TALES FROM THE DONUT SHOP BY JULES A. STAATS
Copyright 2014, Jules A. Staats; Library of Congress, USA. All rights reserved. This material may not be published, broadcast, rewritten or redistributed. This work may be previewed only.
MISFIRE, TIMES SIX
Sometimes, the so-called laws of chance apparently fail to work. We all know, that if a coin, having a face side, and the obverse side, can be flipped to settle a bet, determine which team is to start the game, and settle many other decisions. It appears that the flip of the coin, is a fifty-fifty chance, one way or the other. Cops, and many others have argued, that chances become better if either heads or tails come up when a coin is tossed or spun. Get one hundred heads up in a row, and the chances are tails is coming up next, right? Nope, the experts say it is still 50-50.
The laws of chance are not just a favorite subject with cops but many people also feel that chance rules. It was an afternoon in the mild California winter of the year 1980. The coffee room at the Sheriff's Station basement seemed to be more populated than usual, actually somewhat crowded. There were five men and three women at one of the tables. A lull in the activities, crime, accidents, and other problems allowed many of the inside station personnel to take a few minutes out to have a cup of coffee, and to chat. The subject of the coin toss and the statistics of pure chance were becoming a little heated. The Lieutenant, who was the Watch Commander tonight, had extensively researched this sort of thing using the search engine of the times: books and written opinion. He recited several sources of reference to his point. He did not believe in the fifty-fifty rule. He was outnumbered as many at the table wanted to loudly express their opposing opinion.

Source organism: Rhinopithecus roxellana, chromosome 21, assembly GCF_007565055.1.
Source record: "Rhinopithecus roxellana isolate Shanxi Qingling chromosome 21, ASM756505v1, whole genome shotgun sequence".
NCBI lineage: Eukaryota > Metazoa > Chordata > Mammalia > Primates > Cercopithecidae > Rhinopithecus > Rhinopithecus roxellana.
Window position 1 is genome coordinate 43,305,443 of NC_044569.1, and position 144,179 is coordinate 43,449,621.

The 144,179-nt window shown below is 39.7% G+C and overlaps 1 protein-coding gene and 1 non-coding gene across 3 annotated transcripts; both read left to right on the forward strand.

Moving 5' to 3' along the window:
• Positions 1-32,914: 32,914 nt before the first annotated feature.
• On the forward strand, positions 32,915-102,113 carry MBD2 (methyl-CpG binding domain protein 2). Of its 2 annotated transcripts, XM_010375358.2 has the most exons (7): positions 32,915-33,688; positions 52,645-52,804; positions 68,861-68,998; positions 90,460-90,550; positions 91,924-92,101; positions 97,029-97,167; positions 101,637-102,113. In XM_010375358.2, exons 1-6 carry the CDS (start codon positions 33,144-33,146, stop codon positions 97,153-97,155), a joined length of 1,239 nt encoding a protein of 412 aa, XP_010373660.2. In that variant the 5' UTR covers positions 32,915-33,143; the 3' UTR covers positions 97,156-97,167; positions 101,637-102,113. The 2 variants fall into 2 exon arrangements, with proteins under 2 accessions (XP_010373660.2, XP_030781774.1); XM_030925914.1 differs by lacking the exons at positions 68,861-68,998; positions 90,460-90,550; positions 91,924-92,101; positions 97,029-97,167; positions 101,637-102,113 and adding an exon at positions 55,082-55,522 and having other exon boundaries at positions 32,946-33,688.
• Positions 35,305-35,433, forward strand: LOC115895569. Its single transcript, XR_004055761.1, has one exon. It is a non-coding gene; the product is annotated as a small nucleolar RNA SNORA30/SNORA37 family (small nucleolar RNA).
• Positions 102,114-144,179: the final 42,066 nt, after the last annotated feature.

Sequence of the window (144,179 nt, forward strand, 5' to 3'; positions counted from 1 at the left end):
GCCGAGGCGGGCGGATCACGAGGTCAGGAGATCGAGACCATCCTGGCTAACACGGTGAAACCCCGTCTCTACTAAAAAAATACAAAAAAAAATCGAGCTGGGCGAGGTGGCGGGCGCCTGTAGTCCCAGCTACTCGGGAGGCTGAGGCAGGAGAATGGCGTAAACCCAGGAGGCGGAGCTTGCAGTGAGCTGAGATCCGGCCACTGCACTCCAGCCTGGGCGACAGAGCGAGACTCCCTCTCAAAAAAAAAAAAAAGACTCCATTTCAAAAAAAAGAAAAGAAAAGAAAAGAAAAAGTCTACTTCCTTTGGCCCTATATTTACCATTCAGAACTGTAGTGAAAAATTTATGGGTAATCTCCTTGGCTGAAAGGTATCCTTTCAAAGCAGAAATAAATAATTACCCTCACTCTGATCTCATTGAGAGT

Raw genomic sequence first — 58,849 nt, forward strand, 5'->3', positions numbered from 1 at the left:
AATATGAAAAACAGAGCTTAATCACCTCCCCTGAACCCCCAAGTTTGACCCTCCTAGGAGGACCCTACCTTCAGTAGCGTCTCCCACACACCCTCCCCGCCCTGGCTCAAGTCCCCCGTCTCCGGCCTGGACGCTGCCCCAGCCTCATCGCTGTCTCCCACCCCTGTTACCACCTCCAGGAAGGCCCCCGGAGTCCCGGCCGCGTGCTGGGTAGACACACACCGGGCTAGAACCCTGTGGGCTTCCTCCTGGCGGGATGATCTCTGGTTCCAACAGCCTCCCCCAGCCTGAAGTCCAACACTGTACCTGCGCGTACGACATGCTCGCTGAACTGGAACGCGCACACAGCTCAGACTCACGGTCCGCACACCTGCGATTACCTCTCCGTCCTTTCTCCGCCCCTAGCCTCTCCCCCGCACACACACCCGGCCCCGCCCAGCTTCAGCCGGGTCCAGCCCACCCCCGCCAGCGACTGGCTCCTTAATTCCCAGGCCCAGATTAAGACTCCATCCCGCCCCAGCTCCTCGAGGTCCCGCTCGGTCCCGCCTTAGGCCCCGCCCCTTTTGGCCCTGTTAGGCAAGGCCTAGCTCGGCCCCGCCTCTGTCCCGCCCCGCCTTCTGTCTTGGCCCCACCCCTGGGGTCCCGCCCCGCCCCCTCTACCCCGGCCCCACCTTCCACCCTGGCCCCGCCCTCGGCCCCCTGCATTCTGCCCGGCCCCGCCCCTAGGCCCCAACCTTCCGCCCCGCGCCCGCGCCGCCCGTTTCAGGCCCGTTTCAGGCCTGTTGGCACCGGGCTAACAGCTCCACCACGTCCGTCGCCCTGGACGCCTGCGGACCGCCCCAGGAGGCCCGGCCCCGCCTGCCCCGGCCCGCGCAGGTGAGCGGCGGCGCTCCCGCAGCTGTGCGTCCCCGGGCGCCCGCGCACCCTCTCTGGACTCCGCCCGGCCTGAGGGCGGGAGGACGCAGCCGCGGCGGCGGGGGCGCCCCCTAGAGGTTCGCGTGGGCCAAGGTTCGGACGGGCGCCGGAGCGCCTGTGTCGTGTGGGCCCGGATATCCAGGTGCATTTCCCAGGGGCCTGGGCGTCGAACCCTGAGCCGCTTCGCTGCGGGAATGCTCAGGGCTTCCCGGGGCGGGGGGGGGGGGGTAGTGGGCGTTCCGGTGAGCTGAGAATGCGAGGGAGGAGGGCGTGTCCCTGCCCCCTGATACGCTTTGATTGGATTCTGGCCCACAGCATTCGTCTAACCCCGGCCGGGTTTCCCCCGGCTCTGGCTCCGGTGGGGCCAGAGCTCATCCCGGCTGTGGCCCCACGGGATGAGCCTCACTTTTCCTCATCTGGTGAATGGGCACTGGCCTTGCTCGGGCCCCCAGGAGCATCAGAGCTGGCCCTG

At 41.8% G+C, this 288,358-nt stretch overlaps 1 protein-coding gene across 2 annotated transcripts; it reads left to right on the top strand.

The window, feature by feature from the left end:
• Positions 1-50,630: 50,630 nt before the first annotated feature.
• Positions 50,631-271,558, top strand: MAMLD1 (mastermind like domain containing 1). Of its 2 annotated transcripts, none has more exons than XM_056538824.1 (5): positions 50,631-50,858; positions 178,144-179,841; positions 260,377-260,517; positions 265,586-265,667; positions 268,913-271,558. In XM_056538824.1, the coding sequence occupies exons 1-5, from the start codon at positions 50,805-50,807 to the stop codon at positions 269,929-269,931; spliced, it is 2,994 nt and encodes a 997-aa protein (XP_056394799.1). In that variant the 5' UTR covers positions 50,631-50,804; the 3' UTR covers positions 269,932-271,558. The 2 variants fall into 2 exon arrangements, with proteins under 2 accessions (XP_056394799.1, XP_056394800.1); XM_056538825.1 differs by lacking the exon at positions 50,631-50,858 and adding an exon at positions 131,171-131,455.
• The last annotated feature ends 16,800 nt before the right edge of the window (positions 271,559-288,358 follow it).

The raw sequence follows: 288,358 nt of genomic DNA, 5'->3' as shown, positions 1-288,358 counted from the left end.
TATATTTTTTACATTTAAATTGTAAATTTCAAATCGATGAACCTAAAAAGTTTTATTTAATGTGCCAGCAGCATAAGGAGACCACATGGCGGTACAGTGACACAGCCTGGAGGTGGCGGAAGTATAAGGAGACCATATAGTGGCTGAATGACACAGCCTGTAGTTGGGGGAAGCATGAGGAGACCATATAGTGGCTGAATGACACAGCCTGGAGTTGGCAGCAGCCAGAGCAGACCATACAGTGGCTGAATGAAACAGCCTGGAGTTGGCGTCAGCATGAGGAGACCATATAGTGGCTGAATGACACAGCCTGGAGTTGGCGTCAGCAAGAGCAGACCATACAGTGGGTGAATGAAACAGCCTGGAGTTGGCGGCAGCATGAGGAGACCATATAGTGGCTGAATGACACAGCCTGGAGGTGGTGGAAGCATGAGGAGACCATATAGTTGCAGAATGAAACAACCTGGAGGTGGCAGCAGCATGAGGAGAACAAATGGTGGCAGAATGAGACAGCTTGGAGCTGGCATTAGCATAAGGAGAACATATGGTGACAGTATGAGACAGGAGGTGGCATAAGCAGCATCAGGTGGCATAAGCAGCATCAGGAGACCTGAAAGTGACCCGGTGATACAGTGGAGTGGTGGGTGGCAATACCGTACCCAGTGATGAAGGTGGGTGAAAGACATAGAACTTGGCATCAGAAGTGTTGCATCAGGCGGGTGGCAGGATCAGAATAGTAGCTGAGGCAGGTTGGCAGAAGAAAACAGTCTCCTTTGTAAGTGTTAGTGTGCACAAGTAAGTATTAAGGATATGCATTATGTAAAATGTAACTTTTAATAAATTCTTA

While the friendly argument was going on in the basement coffee room, one deputy sheriff was spinning a coin a nickel, without paying much attention to the results. Suddenly, the deputy's coin was the prime object about what chance is as a case in point.
"Spin the coin" the Lieutenant ordered. He was going to try to make his point, using the coin as a prop. The coin was spun, a nickel.
The five cent piece spun for quite a while, since all eyes were on it. It slowed down. It started to wobble for a second and then it stopped. It was balanced on edge.
There was silence for five seconds. Then everybody roared with laughter. The coin fell down on heads from the table being shaken from the laughing deputies.
Someone burst out, "So much for fifty-fifty, or whatever. What is the chance that it will stand on edge? So much for anybody's opinion on luck and chance.”
Outside, while the conversation and laughter continued, the day was coming to a close. The sun set quickly, and the night began. The winter season in California is short, that is, if winter happens at all. The nights become longer, though, like everywhere else. It had been another fine, slightly smoggy, but warm sunny day in the adjacent area known as Pomona California. Bad guys took advantage of the mild weather. A team of thieves found it a great day to plan and carry out a string of home burglaries.